Natural resources, plunder and reparations in the DRC, how the ICJ is setting precedents

Natural resources, plunder and reparations in the DRC, how the ICJ is setting precedents

What might reparations for the illegal exploitation of natural resources in armed conflict look like? This question may soon be answered by the International Court of Justice (ICJ) in the final episode of its long-running Armed Activities Case. In the meantime, Eliana Cusato considers the main legal findings of the ICJ in its landmark judgement, and the contribution of the World Court towards determining accountability for the pillage of natural resources. The armed conflict in the Democratic Republic of the Congo (DRC) has been one the longest and most violent […]

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What the absence of the environment in SDG16 on peace and security should tell us

What the absence of the environment in SDG16 on peace and security should tell us

The international community is currently underperforming when it comes to integrating the environment into matters of peace and security. Climate change and contemporary armed conflicts are forcing a re-evaluation of this at times complex relationship but in general, the environment remains under-prioritised – as evidenced by its absence from Goal 16 of the Sustainable Development Goals (SDGs). But could the process towards the SDGs as a whole finally encourage greater consideration of the environment throughout the conflict cycle – as both a question of state security, and human security. Goal […]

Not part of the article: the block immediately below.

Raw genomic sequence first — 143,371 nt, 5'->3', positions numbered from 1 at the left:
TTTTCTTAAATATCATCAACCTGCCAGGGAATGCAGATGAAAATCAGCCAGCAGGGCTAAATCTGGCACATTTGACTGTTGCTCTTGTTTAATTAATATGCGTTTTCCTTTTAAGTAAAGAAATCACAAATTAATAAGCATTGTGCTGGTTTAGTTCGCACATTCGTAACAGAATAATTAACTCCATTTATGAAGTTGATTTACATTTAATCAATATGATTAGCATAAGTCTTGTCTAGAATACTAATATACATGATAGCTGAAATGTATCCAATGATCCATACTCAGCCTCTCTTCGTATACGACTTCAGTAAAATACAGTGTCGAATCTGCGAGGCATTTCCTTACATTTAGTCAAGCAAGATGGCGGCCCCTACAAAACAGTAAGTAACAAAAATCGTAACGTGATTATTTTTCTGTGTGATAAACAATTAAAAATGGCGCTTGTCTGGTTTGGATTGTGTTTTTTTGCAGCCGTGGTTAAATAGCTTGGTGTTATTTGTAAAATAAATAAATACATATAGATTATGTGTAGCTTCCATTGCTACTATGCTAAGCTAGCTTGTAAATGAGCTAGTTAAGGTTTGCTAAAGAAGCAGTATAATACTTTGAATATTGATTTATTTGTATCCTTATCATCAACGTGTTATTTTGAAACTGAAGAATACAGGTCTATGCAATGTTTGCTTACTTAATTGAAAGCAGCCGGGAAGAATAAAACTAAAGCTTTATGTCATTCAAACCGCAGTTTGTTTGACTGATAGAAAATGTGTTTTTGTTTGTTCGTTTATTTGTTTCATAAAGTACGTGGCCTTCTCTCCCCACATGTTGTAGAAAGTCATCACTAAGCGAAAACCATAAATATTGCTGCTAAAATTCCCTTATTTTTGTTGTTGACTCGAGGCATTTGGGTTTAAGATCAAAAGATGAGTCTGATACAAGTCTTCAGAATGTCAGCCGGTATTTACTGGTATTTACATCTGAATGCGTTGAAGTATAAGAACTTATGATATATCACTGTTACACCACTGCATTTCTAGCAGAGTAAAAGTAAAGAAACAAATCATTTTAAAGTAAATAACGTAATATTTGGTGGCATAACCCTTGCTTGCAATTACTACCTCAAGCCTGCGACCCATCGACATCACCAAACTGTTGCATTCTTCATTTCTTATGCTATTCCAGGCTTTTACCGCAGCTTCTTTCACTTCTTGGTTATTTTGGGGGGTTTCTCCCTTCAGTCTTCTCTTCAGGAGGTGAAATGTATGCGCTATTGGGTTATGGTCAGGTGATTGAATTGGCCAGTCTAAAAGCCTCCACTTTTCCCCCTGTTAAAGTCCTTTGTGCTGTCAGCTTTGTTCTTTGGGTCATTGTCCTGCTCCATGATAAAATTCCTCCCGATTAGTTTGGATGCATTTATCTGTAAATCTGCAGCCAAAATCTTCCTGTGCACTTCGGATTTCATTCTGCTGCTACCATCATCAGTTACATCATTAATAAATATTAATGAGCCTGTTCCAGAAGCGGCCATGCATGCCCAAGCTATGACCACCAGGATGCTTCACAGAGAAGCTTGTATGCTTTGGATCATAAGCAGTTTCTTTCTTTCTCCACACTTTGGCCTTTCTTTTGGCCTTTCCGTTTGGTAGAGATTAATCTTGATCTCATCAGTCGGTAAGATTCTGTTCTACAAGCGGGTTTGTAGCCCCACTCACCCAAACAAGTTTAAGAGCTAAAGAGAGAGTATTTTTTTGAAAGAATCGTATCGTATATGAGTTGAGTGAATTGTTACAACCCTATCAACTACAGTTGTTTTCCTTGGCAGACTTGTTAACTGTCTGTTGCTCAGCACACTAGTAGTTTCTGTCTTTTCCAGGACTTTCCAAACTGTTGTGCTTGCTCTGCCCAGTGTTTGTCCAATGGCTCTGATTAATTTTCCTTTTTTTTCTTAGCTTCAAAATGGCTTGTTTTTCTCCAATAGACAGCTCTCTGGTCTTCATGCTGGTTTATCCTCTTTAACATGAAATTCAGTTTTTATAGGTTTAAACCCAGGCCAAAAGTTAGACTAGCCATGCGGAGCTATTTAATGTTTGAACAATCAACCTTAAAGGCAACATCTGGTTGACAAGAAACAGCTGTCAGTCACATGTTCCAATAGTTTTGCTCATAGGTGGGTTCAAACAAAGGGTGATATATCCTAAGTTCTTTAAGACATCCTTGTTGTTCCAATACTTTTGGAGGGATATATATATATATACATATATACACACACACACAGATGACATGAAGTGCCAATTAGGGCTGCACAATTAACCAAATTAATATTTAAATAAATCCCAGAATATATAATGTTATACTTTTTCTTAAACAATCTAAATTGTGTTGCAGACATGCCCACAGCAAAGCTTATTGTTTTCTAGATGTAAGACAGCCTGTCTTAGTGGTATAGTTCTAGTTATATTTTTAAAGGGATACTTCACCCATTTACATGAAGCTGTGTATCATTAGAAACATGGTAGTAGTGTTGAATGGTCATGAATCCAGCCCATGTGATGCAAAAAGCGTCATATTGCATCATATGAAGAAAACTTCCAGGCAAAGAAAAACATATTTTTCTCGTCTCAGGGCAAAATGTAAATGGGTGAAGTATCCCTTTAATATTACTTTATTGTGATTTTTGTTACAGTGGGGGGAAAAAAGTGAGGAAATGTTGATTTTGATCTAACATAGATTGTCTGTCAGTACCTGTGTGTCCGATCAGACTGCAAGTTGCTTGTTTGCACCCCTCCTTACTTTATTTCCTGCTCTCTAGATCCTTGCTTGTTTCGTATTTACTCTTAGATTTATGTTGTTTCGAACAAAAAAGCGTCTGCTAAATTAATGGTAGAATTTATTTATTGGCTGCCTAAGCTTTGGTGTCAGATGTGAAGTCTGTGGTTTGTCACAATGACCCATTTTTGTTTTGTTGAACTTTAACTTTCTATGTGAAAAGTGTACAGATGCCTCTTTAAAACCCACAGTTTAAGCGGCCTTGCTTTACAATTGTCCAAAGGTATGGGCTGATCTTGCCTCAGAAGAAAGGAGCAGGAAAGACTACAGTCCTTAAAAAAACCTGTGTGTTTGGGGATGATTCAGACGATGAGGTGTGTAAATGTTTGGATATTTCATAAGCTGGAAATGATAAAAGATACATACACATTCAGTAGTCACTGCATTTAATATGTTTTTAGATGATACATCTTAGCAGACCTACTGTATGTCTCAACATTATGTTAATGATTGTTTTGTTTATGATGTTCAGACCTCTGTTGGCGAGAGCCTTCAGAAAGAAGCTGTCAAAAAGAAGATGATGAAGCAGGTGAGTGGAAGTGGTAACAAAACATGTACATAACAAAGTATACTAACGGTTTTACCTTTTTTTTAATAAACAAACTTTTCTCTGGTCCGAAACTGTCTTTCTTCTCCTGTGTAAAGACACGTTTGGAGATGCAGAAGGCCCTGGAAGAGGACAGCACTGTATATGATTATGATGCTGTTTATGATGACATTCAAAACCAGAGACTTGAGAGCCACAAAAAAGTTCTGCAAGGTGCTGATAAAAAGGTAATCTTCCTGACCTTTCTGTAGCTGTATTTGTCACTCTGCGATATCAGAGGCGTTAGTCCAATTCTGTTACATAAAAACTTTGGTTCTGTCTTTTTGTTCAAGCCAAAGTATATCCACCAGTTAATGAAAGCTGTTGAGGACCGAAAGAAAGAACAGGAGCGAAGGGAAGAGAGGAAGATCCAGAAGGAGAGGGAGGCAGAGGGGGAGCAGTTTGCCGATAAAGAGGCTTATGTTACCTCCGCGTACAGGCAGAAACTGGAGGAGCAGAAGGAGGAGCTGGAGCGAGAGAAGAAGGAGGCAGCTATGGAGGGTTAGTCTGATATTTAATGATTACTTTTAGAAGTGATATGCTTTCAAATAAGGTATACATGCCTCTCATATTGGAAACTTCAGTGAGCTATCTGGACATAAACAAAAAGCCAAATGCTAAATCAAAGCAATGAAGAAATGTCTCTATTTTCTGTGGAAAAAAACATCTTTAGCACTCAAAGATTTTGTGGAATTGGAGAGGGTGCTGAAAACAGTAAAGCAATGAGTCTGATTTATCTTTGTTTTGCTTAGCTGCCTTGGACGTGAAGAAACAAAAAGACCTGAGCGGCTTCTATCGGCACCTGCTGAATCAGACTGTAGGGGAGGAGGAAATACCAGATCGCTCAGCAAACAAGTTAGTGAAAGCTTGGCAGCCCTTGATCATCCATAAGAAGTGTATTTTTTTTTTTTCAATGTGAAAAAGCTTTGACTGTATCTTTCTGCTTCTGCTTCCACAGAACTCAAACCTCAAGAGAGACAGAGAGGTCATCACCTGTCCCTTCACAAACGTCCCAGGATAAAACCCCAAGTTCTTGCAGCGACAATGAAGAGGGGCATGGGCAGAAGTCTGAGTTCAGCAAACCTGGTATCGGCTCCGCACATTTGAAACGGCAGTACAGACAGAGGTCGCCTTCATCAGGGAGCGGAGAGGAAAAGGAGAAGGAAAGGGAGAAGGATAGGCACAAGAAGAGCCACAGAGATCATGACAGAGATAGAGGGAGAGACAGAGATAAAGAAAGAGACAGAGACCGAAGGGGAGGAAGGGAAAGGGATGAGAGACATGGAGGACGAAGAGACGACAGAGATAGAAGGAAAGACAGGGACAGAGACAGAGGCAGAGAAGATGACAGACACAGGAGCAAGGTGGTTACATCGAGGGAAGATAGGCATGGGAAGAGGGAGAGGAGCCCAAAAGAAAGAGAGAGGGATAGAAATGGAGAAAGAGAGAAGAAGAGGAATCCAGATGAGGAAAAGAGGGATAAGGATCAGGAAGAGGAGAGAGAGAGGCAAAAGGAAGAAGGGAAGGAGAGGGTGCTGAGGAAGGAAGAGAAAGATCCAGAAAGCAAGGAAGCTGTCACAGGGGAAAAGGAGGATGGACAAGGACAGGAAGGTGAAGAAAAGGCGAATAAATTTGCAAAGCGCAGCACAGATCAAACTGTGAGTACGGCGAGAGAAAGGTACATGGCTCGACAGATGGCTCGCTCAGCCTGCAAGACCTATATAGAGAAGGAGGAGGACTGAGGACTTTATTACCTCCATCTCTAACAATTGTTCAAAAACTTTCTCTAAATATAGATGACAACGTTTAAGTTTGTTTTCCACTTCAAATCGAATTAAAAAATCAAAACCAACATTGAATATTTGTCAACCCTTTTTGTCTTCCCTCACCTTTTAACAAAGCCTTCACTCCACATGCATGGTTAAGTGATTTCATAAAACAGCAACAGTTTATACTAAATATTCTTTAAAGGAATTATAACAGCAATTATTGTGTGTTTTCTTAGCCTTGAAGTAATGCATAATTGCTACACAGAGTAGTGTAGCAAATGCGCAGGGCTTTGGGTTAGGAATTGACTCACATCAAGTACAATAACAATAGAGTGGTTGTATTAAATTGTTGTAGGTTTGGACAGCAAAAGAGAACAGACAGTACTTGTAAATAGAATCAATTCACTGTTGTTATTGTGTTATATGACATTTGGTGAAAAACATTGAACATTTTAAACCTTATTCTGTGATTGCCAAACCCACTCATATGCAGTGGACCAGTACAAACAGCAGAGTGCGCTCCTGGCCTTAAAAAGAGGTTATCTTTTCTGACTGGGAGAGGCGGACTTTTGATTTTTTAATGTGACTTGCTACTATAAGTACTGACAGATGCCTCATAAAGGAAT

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What the environmental legacy of the Gulf War should teach us

What the environmental legacy of the Gulf War should teach us

February marked the 25th anniversary of the 1991 Gulf War’s end. The intensity and magnitude of the allied coalition’s offensive, followed by the systematic destruction of Kuwaiti oil wells by retreating Iraqi troops, led to an unprecedented environmental disaster. Yet within two months, and in a first for international armed conflict, a post-war claims and remediation mechanism ─ the United Nations Compensation Commission (UNCC) ─ was in place. Its aim was to not only help neighbouring states recover from the personal and financial losses inflicted during the war, but also […]

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Armed conflict harms countries’ environmental performance

Armed conflict harms countries’ environmental performance

Improvements in global environmental monitoring are continuing to provide evidence showing that conflicts and insecurity have a persistent and negative impact on environmental governance. With governments now committed to the SDGs, these findings are reinforcing the urgency of addressing the environmental dimensions of armed conflict. Since 2006, Yale University’s Environmental Performance Index (EPI) has been ranking the performance of national environmental policies using an increasingly detailed range of indicators. The index is split into environmental factors relating to human health, and those relating to what Yale calls ecosystem vitality. The […]

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A healthy environment must be a human right – especially in armed conflict

A healthy environment must be a human right – especially in armed conflict

The question of whether a healthy environment is a human right has been occupying the minds of legal experts and governments since the 1980s. In spite of considerable progress, acceptance of the idea remains far from universal. Yet to the casual observer, the link seems obvious. Today, Prof. John Knox – the UN Human Rights Council’s (UNHRC) Special Rapporteur on the issue of human rights obligations relating to the environment will present his latest report on how these rights could be developed and implemented. We believe that the universalisation of […]

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Blog: Conflicting views surface on UNEP’s work on armed conflicts ahead of UNEA-2